3. Submission Dates and Times

See Section IV.3.A for details.

3.A. Submission, Review, and Anticipated Start Dates
Opening Date:  November 2, 2006 (Earliest date an application may be submitted to Grants.gov)
Letters of Intent Receipt Date(s):December 19, 2006
Application Submission/Receipt Date(s):  January 19, 2007
Peer Review Date(s): February/March 
Council Review Date(s): May  2007
Earliest Anticipated Start Date(s): September 15, 2007
Expiration Date: January 20, 2007

3.A.1. Letter of Intent

Prospective applicants are asked to submit a letter of intent that includes the following information:

Although a letter of intent is not required, is not binding, and does not enter into the review of a subsequent application, the information that it contains allows IC staff to estimate the potential review workload and plan the review.

The letter of intent is to be sent by the date listed in Section IV.3.A.

The letter of intent should be sent to:

Abraham Bautista, Ph.D.
Chief, Extramural Project Review Branch, Office of Extramural Activities
National Institute on Alcohol Abuse and Alcoholism
Room 3039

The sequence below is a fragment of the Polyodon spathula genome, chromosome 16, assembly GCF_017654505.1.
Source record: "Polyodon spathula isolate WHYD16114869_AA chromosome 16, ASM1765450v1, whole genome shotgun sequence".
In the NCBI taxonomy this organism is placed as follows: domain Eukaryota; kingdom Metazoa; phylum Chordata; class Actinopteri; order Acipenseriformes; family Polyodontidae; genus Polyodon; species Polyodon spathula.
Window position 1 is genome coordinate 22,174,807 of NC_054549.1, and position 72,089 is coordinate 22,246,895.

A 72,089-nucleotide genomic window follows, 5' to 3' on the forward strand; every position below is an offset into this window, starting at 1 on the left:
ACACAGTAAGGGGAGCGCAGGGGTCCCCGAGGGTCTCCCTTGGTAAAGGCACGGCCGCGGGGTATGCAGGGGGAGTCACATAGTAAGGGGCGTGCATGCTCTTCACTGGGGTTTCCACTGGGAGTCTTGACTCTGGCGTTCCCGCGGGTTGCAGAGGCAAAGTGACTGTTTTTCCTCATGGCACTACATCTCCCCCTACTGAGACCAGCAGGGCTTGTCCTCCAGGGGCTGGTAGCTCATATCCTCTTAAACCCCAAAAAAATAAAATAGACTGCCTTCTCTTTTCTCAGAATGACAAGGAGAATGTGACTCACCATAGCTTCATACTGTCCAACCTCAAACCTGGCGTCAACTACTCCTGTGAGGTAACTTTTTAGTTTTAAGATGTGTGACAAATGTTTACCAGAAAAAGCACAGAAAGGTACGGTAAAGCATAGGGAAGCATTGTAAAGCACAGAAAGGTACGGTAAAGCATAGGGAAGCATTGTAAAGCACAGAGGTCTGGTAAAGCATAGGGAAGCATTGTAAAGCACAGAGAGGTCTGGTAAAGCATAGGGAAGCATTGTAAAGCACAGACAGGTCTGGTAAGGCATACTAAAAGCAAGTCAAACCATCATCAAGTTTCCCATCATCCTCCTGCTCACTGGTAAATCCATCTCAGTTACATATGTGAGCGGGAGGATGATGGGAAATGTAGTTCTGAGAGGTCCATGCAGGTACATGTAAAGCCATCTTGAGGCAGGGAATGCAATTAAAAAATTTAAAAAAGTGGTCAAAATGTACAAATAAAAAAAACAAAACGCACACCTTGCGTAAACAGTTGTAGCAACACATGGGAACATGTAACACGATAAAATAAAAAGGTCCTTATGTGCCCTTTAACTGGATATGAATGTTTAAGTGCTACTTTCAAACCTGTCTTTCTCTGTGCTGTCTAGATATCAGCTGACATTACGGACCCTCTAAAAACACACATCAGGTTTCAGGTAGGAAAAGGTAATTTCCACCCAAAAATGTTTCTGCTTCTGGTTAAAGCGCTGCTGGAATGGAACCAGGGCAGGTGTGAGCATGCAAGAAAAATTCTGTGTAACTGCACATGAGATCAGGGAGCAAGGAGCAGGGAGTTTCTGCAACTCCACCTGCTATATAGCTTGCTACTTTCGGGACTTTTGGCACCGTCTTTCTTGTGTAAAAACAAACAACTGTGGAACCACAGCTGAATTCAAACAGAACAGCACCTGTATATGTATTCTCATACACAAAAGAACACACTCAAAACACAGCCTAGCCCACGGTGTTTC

5635 Fishers Lane
Bethesda, MD 20892-9304

Telephone: (301) 443-9737
Fax: (301) 443-6077
Email: bautista@mail.nih.gov

3.B. Submitting an Application Electronically to the NIH

To submit an application in response to this FOA, applicants should access this FOA via http://www.grants.gov/Apply and follow steps 1-4. Note:  Applications must only be submitted electronically.  PAPER APPLICATIONS WILL NOT BE ACCEPTED. 

In order to expedite the review, applicants are requested to notify the NIAAA Referral Office by email (baugista@mail.nih.gov) when the application has been submitted.  Please include the FOA number and title, PD/PI name, and title of the application.

3.C. Application Processing

Applications may be submitted on or after the opening date and must be successfully received by Grants.gov no later than 5:00 p.m. local time (of the applicant institution/organization) on the application submission/receipt date(s). (See Section IV.3.A. for all dates.) If an application is not submitted by the receipt date(s) and time, the application may be delayed in the review process or not reviewed.